Matthew Mott confident of players turning up well after the COVID-19 break

Women's CricZone Staff
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Flexible Australia look to finalise combination ahead of opening game

Matthew Mott. © Getty Images

The world is under a lockdown, thanks to the coronavirus. That means that the future – about resumption of cricket – is pretty uncertain. But Matthew Mott, Australia’s head coach, isn’t perturbed by that.

“I think we’ve already got our head around the fact we’ll need to be flexible,” he told

“But with how well resourced our state programs are, we’ve almost been talking a lot about being able to get the players to train in their own states anyway. It’s a complete shutdown at the moment and they can’t get into the state facilities, but I think it’s an opportune time for them to think about what that’s going to look like.”

Australia were to tour South Africa for three ODIs and three T20Is, before it was called off. But now that they have an extended break, it is quite a deserving one coming on the back of a busy period, that culminated with their fifth T20 World Cup win.

Given the lockdown prevents people from stepping out, thus ruling out training camps during winter, Mott is confident of the structure in place, which will mean that players don’t turn up out of sorts post the break.

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“We’ve got key staff in different areas, we’ve pretty much got most of the major cities covered,” he said.

“That will become key, and I said to some of the staff yesterday, however isolated we feel, we’ve got the best IT programs in the world in terms of cricket. Because of how well resourced we are at state level, we can communicate really well and make sure our players are being well looked after. It’s a hard time for the community and there are tough times ahead but purely from a cricket point of view, I think we can actually manage quite well.”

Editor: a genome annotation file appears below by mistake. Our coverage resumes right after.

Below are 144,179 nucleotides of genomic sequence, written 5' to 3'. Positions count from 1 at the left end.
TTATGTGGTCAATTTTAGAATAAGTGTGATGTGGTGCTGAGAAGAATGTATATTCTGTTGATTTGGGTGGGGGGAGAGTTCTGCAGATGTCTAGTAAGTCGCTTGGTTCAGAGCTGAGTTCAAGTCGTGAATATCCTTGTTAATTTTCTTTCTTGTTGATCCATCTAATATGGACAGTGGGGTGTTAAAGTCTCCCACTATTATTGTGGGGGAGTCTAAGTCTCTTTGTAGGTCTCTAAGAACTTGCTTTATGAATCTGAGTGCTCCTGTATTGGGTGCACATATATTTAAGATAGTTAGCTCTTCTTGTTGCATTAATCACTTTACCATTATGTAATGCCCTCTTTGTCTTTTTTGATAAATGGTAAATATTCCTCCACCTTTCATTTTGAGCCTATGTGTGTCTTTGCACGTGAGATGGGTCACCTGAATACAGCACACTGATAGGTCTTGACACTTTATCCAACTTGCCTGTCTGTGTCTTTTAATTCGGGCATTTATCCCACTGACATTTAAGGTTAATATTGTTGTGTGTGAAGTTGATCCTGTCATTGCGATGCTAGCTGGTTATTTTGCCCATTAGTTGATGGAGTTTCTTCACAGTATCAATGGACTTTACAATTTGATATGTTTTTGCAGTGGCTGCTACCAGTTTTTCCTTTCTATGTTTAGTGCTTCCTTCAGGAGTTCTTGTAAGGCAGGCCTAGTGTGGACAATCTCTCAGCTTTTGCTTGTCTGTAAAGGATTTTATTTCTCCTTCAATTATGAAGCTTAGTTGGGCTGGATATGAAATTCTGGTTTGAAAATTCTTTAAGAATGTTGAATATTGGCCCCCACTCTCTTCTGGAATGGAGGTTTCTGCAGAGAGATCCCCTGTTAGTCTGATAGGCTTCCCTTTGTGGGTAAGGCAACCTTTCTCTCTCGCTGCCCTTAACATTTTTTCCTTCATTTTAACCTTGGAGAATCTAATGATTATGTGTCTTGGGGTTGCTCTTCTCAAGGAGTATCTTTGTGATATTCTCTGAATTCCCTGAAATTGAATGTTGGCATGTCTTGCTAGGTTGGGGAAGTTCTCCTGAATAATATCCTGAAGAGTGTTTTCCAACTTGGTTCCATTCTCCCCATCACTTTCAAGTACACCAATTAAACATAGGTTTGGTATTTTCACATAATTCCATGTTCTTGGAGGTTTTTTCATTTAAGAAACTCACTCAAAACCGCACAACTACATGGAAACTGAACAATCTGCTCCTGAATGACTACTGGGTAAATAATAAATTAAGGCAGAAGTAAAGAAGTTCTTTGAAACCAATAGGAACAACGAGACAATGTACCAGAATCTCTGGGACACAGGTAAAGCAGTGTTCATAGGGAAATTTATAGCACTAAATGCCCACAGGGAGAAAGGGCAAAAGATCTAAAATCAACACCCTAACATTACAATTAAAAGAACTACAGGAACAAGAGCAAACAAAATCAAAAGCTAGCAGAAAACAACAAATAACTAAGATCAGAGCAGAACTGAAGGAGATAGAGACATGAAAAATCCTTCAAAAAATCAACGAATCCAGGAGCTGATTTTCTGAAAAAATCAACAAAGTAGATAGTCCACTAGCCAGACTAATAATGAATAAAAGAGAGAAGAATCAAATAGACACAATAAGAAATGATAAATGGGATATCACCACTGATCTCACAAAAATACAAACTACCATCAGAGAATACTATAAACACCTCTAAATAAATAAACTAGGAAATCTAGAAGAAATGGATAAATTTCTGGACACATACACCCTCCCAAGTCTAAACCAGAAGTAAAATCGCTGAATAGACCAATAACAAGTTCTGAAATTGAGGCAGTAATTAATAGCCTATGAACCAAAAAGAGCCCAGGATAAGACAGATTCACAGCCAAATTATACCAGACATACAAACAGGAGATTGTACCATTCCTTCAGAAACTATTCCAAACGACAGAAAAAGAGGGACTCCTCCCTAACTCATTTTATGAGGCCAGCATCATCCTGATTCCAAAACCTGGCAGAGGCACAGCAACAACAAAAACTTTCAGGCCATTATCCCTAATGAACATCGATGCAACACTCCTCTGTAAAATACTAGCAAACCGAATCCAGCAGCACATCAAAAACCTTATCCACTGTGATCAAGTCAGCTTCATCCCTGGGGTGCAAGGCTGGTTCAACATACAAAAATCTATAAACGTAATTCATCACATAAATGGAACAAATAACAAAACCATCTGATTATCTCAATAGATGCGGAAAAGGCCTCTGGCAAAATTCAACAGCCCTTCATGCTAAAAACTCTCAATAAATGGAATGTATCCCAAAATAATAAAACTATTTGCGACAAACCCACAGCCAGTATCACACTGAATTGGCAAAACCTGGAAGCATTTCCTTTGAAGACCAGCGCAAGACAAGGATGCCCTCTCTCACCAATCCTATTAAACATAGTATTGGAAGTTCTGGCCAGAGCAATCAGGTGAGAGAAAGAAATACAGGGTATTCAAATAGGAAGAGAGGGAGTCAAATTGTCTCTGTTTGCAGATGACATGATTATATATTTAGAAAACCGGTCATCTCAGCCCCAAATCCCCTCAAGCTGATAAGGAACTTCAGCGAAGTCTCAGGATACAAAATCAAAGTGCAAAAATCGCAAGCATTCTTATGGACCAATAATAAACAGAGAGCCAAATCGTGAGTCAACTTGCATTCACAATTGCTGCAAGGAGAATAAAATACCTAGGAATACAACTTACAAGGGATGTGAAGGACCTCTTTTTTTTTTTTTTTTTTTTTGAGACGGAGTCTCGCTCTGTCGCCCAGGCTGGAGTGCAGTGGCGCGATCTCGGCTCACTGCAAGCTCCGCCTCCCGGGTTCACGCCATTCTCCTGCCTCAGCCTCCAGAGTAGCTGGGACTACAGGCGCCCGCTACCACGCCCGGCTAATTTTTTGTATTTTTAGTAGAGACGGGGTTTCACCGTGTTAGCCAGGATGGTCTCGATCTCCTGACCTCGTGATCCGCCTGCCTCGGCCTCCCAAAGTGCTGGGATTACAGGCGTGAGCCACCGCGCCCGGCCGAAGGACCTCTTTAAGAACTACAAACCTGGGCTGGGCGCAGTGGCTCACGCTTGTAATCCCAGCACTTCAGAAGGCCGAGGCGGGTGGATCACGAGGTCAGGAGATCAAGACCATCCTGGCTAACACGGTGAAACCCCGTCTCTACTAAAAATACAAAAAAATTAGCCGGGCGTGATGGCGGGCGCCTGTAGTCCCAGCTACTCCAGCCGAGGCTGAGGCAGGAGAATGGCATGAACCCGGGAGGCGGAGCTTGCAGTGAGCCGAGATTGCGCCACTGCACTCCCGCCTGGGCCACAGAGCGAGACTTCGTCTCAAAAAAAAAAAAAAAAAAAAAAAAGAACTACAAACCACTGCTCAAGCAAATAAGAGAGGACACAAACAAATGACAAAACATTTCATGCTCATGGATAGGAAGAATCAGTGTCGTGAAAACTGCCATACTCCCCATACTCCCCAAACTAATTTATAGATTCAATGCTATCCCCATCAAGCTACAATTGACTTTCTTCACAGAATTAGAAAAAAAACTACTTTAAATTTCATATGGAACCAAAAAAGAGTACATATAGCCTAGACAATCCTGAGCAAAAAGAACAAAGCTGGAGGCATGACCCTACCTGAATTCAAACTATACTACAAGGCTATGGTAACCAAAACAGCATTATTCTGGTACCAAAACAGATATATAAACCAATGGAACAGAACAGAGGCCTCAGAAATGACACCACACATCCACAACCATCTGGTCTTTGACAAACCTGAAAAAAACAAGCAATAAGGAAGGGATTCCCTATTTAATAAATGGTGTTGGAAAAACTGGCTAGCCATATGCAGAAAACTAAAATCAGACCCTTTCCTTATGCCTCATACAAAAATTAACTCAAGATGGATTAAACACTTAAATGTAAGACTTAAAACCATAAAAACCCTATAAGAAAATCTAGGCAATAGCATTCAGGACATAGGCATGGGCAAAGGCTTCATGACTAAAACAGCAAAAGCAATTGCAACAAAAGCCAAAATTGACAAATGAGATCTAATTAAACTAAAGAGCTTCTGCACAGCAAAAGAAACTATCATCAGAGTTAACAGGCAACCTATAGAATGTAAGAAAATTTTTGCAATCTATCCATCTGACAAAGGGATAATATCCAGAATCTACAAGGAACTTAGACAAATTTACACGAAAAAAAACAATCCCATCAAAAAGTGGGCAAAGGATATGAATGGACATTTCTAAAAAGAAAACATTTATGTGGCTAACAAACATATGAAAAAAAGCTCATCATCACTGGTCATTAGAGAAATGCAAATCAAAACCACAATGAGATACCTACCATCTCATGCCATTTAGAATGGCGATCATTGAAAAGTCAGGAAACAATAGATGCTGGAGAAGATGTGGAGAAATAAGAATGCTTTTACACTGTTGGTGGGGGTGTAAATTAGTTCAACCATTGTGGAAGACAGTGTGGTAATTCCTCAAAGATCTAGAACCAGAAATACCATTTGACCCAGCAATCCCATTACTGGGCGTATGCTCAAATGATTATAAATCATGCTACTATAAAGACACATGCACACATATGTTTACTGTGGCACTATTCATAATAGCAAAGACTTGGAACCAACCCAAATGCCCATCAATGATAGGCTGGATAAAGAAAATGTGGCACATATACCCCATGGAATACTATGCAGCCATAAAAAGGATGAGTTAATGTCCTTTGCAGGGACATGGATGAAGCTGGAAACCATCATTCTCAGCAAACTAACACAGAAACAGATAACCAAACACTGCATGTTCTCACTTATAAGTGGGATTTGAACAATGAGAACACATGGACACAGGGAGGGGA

Players have been shipped some equipment including therabands and smaller weights, while Noel McCarthy, strength and conditioning coach, has issued the players with programs that require little equipment.

“It’s just giving them some small tools they can do in their own home,” explained Mott. “The way they are now they can still run, so we’ve got some running programs in there as well. Noel has looked at it in a really positive sense, it’s just a slight change of focus really. Generally, we’d be doing more strength work at this stage, so this is just more running stuff and making sure they’re keeping fit that way. It’s just a slight adjustment on their programs.”

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“You can look at this in one of two ways – in a negative way and say this is going to be hard, or see it an opportunity to work on some fitness and clear their heads a bit and fill in some time. There’s no doubt with the group we’ve got, they’re going to look at it in a really positive light and spend some time with their loved ones at home and then they’ve got a lot of time to train. I think they can use it well, there’s literally no distractions. I’ve got full confidence they’ll be working really hard.”

Post this indefinite break, Mott is of the belief that a shortened preseason camp would enable players to get back into the groove. He placed particular emphasis on bowling.

“We’ve got to make sure we keep our bowling loads up enough so when we get to that New Zealand series, they’ve got the miles under their belts,” he said. “We’ve just got to keep rolling with it and seeing what each day brings.”